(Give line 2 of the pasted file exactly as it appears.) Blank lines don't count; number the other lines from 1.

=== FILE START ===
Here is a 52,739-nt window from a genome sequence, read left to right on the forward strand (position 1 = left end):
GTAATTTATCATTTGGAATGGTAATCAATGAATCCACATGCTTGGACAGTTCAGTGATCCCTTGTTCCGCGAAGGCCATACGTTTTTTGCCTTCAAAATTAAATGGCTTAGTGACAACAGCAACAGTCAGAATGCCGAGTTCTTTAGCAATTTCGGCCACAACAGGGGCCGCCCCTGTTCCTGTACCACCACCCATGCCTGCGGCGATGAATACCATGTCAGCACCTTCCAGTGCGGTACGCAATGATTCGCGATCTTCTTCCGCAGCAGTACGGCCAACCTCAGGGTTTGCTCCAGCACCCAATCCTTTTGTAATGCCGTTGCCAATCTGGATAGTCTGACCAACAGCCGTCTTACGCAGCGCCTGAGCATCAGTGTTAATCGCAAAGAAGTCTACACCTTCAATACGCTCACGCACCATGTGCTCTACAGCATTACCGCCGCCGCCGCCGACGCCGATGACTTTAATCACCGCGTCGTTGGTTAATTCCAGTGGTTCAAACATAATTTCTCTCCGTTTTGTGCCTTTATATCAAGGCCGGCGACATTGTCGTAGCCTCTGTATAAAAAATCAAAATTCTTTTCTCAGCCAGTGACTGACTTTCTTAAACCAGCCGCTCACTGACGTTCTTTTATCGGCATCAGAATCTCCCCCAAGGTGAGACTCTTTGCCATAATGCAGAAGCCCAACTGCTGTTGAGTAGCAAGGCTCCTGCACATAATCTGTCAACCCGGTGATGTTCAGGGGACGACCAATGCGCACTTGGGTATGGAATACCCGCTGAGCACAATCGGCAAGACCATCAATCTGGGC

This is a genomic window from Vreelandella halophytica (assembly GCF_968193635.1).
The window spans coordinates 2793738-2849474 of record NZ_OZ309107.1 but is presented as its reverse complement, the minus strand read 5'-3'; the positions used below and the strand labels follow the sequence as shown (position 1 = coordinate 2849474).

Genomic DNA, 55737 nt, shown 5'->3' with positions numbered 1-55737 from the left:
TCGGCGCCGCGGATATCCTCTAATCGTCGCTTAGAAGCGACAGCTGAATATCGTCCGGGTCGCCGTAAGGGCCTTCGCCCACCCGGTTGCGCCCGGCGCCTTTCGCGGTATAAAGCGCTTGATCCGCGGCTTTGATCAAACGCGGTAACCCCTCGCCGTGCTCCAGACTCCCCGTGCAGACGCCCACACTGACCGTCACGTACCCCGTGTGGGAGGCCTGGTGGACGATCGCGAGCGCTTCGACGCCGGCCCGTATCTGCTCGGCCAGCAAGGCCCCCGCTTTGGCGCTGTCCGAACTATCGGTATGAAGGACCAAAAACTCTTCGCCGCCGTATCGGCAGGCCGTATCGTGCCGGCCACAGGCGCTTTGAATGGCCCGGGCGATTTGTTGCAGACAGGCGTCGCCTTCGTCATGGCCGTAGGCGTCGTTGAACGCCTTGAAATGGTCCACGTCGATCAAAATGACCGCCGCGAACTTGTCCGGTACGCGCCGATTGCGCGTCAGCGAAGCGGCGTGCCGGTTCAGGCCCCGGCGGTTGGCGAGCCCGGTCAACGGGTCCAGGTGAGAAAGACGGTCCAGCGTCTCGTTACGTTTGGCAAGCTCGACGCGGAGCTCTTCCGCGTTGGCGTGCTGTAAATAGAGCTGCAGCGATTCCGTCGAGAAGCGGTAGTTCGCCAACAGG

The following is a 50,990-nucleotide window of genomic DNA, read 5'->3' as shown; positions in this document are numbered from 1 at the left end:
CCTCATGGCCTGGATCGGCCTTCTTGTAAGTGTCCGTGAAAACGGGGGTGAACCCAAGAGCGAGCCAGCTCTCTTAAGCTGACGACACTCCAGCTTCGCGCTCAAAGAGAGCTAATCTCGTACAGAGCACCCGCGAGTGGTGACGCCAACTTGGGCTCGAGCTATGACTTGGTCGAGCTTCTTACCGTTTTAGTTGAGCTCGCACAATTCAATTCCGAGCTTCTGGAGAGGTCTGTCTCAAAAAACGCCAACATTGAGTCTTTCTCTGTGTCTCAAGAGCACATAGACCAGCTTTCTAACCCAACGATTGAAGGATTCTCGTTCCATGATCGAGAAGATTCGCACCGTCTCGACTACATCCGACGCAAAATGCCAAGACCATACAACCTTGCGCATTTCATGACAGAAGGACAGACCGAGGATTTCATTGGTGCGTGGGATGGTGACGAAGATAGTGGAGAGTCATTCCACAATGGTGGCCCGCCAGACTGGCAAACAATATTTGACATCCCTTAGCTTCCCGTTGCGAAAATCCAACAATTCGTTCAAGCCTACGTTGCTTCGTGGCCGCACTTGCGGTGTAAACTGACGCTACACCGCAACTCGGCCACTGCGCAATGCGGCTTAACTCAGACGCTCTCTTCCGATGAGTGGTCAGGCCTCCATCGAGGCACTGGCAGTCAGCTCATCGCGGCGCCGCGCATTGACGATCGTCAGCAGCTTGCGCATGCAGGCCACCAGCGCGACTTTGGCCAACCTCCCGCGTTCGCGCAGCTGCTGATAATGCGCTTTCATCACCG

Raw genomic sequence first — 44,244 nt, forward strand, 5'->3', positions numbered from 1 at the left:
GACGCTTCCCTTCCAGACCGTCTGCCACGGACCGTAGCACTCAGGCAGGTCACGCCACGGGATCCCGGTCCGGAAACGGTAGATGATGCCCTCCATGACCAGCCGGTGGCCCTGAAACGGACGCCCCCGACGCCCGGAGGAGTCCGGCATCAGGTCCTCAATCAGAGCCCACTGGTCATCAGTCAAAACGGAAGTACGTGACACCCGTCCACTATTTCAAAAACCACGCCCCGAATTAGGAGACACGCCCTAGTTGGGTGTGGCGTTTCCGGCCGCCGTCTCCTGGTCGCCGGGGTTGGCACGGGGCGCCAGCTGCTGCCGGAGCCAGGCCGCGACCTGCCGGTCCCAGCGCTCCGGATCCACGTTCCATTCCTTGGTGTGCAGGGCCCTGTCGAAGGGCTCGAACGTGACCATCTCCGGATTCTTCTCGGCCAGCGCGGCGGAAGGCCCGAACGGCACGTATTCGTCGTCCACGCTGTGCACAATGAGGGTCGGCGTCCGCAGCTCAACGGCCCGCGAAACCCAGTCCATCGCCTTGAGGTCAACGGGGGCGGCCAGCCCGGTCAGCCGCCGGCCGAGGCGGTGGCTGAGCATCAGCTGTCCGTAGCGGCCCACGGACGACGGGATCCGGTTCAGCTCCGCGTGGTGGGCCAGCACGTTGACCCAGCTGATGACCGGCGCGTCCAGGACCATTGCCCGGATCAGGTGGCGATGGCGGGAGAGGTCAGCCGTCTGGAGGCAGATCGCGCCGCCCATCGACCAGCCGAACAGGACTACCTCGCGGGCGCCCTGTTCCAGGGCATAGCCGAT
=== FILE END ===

GTAATTTATCATTTGGAATGGTAATCAATGAATCCACATGCTTGGACAGTTCAGTGATCCCTTGTTCCGCGAAGGCCATACGTTTTTTGCCTTCAAAATTAAATGGCTTAGTGACAACAGCAACAGTCAGAATGCCGAGTTCTTTAGCAATTTCGGCCACAACAGGGGCCGCCCCTGTTCCTGTACCACCACCCATGCCTGCGGCGATGAATACCATGTCAGCACCTTCCAGTGCGGTACGCAATGATTCGCGATCTTCTTCCGCAGCAGTACGGCCAACCTCAGGGTTTGCTCCAGCACCCAATCCTTTTGTAATGCCGTTGCCAATCTGGATAGTCTGACCAACAGCCGTCTTACGCAGCGCCTGAGCATCAGTGTTAATCGCAAAGAAGTCTACACCTTCAATACGCTCACGCACCATGTGCTCTACAGCATTACCGCCGCCGCCGCCGACGCCGATGACTTTAATCACCGCGTCGTTGGTTAATTCCAGTGGTTCAAACATAATTTCTCTCCGTTTTGTGCCTTTATATCAAGGCCGGCGACATTGTCGTAGCCTCTGTATAAAAAATCAAAATTCTTTTCTCAGCCAGTGACTGACTTTCTTAAACCAGCCGCTCACTGACGTTCTTTTATCGGCATCAGAATCTCCCCCAAGGTGAGACTCTTTGCCATAATGCAGAAGCCCAACTGCTGTTGAGTAGCAAGGCTCCTGCACATAATCTGTCAACCCGGTGATGTTCAGGGGACGACCAATGCGCACTTGGGTATGGAATACCCGCTGAGCACAATCGGCAAGACCATCAATCTGGGC